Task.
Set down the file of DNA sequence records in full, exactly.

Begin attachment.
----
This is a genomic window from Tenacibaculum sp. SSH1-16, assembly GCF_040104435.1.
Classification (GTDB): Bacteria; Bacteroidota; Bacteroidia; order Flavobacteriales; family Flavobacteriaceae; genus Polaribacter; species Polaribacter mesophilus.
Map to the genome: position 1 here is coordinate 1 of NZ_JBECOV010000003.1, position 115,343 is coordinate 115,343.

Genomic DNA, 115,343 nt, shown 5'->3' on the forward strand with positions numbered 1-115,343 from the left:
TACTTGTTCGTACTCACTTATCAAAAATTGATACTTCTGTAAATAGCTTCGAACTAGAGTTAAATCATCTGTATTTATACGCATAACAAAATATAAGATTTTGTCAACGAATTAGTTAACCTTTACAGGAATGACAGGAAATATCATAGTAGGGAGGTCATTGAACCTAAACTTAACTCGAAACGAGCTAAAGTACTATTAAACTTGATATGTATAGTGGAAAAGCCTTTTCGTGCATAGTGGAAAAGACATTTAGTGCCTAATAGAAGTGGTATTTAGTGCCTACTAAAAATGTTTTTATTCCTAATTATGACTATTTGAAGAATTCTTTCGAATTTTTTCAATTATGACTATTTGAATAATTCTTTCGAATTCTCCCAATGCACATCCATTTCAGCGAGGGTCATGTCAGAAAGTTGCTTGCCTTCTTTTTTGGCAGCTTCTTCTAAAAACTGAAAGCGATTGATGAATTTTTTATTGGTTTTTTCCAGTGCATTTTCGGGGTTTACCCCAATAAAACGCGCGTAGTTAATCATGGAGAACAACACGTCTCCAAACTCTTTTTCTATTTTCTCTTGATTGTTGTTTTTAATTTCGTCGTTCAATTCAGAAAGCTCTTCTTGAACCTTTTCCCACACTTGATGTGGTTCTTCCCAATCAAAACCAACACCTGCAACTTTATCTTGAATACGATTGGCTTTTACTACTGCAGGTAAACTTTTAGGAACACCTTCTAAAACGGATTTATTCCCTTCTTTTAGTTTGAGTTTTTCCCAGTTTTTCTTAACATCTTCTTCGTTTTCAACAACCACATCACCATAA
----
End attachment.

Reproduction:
This is a genomic window from Tenacibaculum sp. SSH1-16, assembly GCF_040104435.1.
Classification (GTDB): Bacteria; Bacteroidota; Bacteroidia; order Flavobacteriales; family Flavobacteriaceae; genus Polaribacter; species Polaribacter mesophilus.
Map to the genome: position 1 here is coordinate 1 of NZ_JBECOV010000003.1, position 115,343 is coordinate 115,343.

Genomic DNA, 115,343 nt, shown 5'->3' on the forward strand with positions numbered 1-115,343 from the left:
TACTTGTTCGTACTCACTTATCAAAAATTGATACTTCTGTAAATAGCTTCGAACTAGAGTTAAATCATCTGTATTTATACGCATAACAAAATATAAGATTTTGTCAACGAATTAGTTAACCTTTACAGGAATGACAGGAAATATCATAGTAGGGAGGTCATTGAACCTAAACTTAACTCGAAACGAGCTAAAGTACTATTAAACTTGATATGTATAGTGGAAAAGCCTTTTCGTGCATAGTGGAAAAGACATTTAGTGCCTAATAGAAGTGGTATTTAGTGCCTACTAAAAATGTTTTTATTCCTAATTATGACTATTTGAAGAATTCTTTCGAATTTTTTCAATTATGACTATTTGAATAATTCTTTCGAATTCTCCCAATGCACATCCATTTCAGCGAGGGTCATGTCAGAAAGTTGCTTGCCTTCTTTTTTGGCAGCTTCTTCTAAAAACTGAAAGCGATTGATGAATTTTTTATTGGTTTTTTCCAGTGCATTTTCGGGGTTTACCCCAATAAAACGCGCGTAGTTAATCATGGAGAACAACACGTCTCCAAACTCTTTTTCTATTTTCTCTTGATTGTTGTTTTTAATTTCGTCGTTCAATTCAGAAAGCTCTTCTTGAACCTTTTCCCACACTTGATGTGGTTCTTCCCAATCAAAACCAACACCTGCAACTTTATCTTGAATACGATTGGCTTTTACTACTGCAGGTAAACTTTTAGGAACACCTTCTAAAACGGATTTATTCCCTTCTTTTAGTTTGAGTTTTTCCCAGTTTTTCTTAACATCTTCTTCGTTTTCAACAACCACATCACCATAA